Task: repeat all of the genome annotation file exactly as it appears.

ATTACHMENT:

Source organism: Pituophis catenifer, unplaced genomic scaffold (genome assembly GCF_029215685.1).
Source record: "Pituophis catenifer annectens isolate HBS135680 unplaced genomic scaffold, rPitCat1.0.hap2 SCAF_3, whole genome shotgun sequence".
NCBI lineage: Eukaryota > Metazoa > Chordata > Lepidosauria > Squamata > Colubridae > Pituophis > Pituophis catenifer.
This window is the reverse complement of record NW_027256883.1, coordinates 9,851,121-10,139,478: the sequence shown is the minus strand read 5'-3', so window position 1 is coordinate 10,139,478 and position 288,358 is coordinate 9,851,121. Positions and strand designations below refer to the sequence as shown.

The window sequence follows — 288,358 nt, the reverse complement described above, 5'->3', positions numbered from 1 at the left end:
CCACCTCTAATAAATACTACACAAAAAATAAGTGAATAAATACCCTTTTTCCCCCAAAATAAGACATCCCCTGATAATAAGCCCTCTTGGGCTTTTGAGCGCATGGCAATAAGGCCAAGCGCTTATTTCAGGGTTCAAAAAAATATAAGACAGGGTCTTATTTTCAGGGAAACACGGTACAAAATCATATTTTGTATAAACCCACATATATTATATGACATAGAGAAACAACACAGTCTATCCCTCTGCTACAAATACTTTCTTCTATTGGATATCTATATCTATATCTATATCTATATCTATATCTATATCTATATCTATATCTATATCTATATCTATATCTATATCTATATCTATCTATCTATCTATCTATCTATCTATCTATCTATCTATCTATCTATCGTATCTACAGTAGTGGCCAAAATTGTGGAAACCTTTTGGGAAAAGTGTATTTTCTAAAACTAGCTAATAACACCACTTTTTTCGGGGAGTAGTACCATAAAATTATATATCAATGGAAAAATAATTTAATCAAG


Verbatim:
Source organism: Pituophis catenifer, unplaced genomic scaffold (genome assembly GCF_029215685.1).
Source record: "Pituophis catenifer annectens isolate HBS135680 unplaced genomic scaffold, rPitCat1.0.hap2 SCAF_3, whole genome shotgun sequence".
NCBI lineage: Eukaryota > Metazoa > Chordata > Lepidosauria > Squamata > Colubridae > Pituophis > Pituophis catenifer.
This window is the reverse complement of record NW_027256883.1, coordinates 9,851,121-10,139,478: the sequence shown is the minus strand read 5'-3', so window position 1 is coordinate 10,139,478 and position 288,358 is coordinate 9,851,121. Positions and strand designations below refer to the sequence as shown.

The window sequence follows — 288,358 nt, the reverse complement described above, 5'->3', positions numbered from 1 at the left end:
CCACCTCTAATAAATACTACACAAAAAATAAGTGAATAAATACCCTTTTTCCCCCAAAATAAGACATCCCCTGATAATAAGCCCTCTTGGGCTTTTGAGCGCATGGCAATAAGGCCAAGCGCTTATTTCAGGGTTCAAAAAAATATAAGACAGGGTCTTATTTTCAGGGAAACACGGTACAAAATCATATTTTGTATAAACCCACATATATTATATGACATAGAGAAACAACACAGTCTATCCCTCTGCTACAAATACTTTCTTCTATTGGATATCTATATCTATATCTATATCTATATCTATATCTATATCTATATCTATATCTATATCTATATCTATATCTATATCTATATCTATCTATCTATCTATCTATCTATCTATCTATCTATCTATCTATCTATCGTATCTACAGTAGTGGCCAAAATTGTGGAAACCTTTTGGGAAAAGTGTATTTTCTAAAACTAGCTAATAACACCACTTTTTTCGGGGAGTAGTACCATAAAATTATATATCAATGGAAAAATAATTTAATCAAG